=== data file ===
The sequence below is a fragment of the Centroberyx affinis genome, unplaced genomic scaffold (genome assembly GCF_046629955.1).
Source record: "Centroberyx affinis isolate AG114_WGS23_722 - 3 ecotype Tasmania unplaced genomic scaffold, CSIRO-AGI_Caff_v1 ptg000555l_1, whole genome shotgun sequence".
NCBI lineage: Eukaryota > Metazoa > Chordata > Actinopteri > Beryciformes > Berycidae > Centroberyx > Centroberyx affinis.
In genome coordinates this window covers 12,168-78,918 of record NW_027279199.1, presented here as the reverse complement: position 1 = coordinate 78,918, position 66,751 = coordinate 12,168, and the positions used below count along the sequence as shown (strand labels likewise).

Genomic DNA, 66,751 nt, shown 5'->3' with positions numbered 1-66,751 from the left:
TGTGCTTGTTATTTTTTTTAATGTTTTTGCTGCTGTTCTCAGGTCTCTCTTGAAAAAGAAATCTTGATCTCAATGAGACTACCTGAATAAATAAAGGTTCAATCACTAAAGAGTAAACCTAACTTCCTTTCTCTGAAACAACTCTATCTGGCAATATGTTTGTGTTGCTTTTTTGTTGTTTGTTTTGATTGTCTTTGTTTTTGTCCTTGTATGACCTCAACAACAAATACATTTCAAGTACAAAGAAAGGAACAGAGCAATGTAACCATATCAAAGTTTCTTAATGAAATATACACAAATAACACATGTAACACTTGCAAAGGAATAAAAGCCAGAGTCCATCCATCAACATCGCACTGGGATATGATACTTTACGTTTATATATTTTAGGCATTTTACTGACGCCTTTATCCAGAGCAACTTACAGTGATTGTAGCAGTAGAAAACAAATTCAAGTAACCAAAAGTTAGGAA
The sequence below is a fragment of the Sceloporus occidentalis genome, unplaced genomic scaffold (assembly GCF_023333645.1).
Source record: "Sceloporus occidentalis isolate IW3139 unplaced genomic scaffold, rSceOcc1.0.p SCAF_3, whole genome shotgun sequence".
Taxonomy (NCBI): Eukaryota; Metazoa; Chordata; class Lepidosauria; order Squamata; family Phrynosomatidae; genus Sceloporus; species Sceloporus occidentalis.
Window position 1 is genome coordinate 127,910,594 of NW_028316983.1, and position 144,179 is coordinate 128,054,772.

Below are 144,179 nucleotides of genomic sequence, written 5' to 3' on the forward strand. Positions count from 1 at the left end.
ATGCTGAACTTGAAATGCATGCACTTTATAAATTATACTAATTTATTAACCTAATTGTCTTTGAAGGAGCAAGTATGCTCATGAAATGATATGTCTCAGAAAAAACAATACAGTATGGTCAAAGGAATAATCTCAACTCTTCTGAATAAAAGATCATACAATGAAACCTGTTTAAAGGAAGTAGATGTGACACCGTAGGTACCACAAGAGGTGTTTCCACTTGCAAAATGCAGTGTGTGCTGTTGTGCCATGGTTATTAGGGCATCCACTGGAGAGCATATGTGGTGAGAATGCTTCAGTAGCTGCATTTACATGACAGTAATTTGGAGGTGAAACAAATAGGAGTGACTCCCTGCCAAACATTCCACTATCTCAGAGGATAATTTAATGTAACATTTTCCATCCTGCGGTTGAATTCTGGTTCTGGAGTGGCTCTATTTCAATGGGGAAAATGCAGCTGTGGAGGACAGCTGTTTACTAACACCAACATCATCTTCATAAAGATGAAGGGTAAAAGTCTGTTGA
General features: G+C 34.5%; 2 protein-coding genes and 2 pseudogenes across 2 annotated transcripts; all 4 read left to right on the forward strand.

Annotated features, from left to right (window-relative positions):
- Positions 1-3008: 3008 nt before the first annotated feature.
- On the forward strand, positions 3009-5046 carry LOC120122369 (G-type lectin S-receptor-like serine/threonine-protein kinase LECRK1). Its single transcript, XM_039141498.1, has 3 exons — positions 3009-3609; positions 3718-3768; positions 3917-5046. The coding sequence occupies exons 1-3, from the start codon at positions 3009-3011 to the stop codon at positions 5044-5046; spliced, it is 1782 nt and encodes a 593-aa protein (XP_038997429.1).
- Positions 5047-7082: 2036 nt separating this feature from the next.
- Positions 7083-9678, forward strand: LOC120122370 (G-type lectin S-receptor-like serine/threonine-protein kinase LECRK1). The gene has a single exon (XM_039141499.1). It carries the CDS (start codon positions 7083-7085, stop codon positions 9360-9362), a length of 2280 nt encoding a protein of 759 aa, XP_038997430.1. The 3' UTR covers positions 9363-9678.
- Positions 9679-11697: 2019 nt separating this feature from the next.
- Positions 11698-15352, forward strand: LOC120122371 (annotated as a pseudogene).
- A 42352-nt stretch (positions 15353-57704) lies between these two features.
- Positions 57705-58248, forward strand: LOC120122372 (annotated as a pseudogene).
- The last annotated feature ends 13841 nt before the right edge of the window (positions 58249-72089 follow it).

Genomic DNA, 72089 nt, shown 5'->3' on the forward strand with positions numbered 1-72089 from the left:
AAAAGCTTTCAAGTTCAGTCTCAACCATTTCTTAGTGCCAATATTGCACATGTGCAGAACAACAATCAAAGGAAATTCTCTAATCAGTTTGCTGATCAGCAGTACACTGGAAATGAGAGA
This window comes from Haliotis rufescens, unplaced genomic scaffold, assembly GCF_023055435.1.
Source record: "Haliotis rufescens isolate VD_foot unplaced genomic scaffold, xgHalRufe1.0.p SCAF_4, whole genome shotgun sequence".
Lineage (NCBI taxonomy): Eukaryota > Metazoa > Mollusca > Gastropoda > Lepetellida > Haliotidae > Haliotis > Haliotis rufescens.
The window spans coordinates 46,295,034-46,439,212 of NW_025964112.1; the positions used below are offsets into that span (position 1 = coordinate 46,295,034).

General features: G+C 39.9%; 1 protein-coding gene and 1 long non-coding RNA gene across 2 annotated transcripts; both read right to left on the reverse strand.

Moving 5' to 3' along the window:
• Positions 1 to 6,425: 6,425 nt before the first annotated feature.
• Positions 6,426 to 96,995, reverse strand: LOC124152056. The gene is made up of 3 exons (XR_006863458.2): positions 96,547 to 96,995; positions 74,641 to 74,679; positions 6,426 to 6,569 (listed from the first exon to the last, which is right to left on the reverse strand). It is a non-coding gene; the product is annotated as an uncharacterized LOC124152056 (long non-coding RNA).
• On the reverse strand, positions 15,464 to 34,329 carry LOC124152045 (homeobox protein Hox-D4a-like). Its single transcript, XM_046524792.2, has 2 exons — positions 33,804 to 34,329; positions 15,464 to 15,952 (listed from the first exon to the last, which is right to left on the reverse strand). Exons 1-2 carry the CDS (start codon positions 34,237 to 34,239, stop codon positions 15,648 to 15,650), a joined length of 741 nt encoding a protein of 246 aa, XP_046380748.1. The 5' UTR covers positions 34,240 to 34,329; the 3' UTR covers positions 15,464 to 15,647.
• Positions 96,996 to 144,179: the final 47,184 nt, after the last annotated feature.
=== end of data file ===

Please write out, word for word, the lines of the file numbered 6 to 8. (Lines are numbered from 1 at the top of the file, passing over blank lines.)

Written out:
TGTGCTTGTTATTTTTTTTAATGTTTTTGCTGCTGTTCTCAGGTCTCTCTTGAAAAAGAAATCTTGATCTCAATGAGACTACCTGAATAAATAAAGGTTCAATCACTAAAGAGTAAACCTAACTTCCTTTCTCTGAAACAACTCTATCTGGCAATATGTTTGTGTTGCTTTTTTGTTGTTTGTTTTGATTGTCTTTGTTTTTGTCCTTGTATGACCTCAACAACAAATACATTTCAAGTACAAAGAAAGGAACAGAGCAATGTAACCATATCAAAGTTTCTTAATGAAATATACACAAATAACACATGTAACACTTGCAAAGGAATAAAAGCCAGAGTCCATCCATCAACATCGCACTGGGATATGATACTTTACGTTTATATATTTTAGGCATTTTACTGACGCCTTTATCCAGAGCAACTTACAGTGATTGTAGCAGTAGAAAACAAATTCAAGTAACCAAAAGTTAGGAA
The sequence below is a fragment of the Sceloporus occidentalis genome, unplaced genomic scaffold (assembly GCF_023333645.1).
Source record: "Sceloporus occidentalis isolate IW3139 unplaced genomic scaffold, rSceOcc1.0.p SCAF_3, whole genome shotgun sequence".